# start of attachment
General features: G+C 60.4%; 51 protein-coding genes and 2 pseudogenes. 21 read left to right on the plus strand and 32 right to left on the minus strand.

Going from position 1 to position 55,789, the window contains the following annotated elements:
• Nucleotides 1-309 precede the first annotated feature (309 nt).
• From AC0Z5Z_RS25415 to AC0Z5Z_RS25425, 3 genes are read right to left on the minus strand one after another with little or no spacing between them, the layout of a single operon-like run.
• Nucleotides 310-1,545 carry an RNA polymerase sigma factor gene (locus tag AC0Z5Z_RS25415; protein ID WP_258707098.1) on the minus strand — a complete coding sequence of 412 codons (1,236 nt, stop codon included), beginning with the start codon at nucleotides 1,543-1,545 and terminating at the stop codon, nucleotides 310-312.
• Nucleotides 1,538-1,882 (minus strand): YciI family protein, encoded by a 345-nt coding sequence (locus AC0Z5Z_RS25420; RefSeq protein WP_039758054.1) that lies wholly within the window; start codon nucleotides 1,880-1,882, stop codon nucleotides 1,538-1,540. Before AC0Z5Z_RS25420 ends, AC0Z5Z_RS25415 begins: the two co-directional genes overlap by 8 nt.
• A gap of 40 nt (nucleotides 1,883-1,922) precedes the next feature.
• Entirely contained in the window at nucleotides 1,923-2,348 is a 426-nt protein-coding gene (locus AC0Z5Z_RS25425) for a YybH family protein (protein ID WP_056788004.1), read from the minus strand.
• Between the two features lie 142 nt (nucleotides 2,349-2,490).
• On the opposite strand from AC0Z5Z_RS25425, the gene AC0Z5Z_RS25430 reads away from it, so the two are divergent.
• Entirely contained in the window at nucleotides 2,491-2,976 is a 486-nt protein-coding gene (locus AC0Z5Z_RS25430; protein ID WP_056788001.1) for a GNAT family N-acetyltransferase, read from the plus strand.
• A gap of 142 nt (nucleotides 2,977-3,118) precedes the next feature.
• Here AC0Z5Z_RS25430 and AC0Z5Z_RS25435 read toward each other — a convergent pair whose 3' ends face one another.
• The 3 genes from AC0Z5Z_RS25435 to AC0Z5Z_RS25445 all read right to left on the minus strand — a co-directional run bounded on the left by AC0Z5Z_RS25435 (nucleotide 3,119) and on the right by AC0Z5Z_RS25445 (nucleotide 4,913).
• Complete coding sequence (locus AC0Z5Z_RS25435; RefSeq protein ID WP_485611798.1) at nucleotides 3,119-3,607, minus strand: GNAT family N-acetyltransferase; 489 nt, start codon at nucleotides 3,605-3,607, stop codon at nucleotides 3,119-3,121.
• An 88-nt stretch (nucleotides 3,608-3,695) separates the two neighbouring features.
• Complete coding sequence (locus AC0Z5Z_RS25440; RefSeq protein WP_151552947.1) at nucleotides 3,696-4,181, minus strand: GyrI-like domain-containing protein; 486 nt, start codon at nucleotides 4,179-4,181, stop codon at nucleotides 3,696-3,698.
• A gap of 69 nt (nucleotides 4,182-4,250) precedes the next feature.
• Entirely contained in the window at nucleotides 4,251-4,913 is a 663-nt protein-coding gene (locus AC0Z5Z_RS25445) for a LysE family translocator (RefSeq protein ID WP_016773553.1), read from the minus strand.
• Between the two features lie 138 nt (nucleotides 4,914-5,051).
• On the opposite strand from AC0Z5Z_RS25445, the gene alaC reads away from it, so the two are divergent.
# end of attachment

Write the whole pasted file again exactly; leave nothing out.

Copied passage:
General features: G+C 60.4%; 51 protein-coding genes and 2 pseudogenes. 21 read left to right on the plus strand and 32 right to left on the minus strand.

Going from position 1 to position 55,789, the window contains the following annotated elements:
• Nucleotides 1-309 precede the first annotated feature (309 nt).
• From AC0Z5Z_RS25415 to AC0Z5Z_RS25425, 3 genes are read right to left on the minus strand one after another with little or no spacing between them, the layout of a single operon-like run.
• Nucleotides 310-1,545 carry an RNA polymerase sigma factor gene (locus tag AC0Z5Z_RS25415; protein ID WP_258707098.1) on the minus strand — a complete coding sequence of 412 codons (1,236 nt, stop codon included), beginning with the start codon at nucleotides 1,543-1,545 and terminating at the stop codon, nucleotides 310-312.
• Nucleotides 1,538-1,882 (minus strand): YciI family protein, encoded by a 345-nt coding sequence (locus AC0Z5Z_RS25420; RefSeq protein WP_039758054.1) that lies wholly within the window; start codon nucleotides 1,880-1,882, stop codon nucleotides 1,538-1,540. Before AC0Z5Z_RS25420 ends, AC0Z5Z_RS25415 begins: the two co-directional genes overlap by 8 nt.
• A gap of 40 nt (nucleotides 1,883-1,922) precedes the next feature.
• Entirely contained in the window at nucleotides 1,923-2,348 is a 426-nt protein-coding gene (locus AC0Z5Z_RS25425) for a YybH family protein (protein ID WP_056788004.1), read from the minus strand.
• Between the two features lie 142 nt (nucleotides 2,349-2,490).
• On the opposite strand from AC0Z5Z_RS25425, the gene AC0Z5Z_RS25430 reads away from it, so the two are divergent.
• Entirely contained in the window at nucleotides 2,491-2,976 is a 486-nt protein-coding gene (locus AC0Z5Z_RS25430; protein ID WP_056788001.1) for a GNAT family N-acetyltransferase, read from the plus strand.
• A gap of 142 nt (nucleotides 2,977-3,118) precedes the next feature.
• Here AC0Z5Z_RS25430 and AC0Z5Z_RS25435 read toward each other — a convergent pair whose 3' ends face one another.
• The 3 genes from AC0Z5Z_RS25435 to AC0Z5Z_RS25445 all read right to left on the minus strand — a co-directional run bounded on the left by AC0Z5Z_RS25435 (nucleotide 3,119) and on the right by AC0Z5Z_RS25445 (nucleotide 4,913).
• Complete coding sequence (locus AC0Z5Z_RS25435; RefSeq protein ID WP_485611798.1) at nucleotides 3,119-3,607, minus strand: GNAT family N-acetyltransferase; 489 nt, start codon at nucleotides 3,605-3,607, stop codon at nucleotides 3,119-3,121.
• An 88-nt stretch (nucleotides 3,608-3,695) separates the two neighbouring features.
• Complete coding sequence (locus AC0Z5Z_RS25440; RefSeq protein WP_151552947.1) at nucleotides 3,696-4,181, minus strand: GyrI-like domain-containing protein; 486 nt, start codon at nucleotides 4,179-4,181, stop codon at nucleotides 3,696-3,698.
• A gap of 69 nt (nucleotides 4,182-4,250) precedes the next feature.
• Entirely contained in the window at nucleotides 4,251-4,913 is a 663-nt protein-coding gene (locus AC0Z5Z_RS25445) for a LysE family translocator (RefSeq protein ID WP_016773553.1), read from the minus strand.
• Between the two features lie 138 nt (nucleotides 4,914-5,051).
• On the opposite strand from AC0Z5Z_RS25445, the gene alaC reads away from it, so the two are divergent.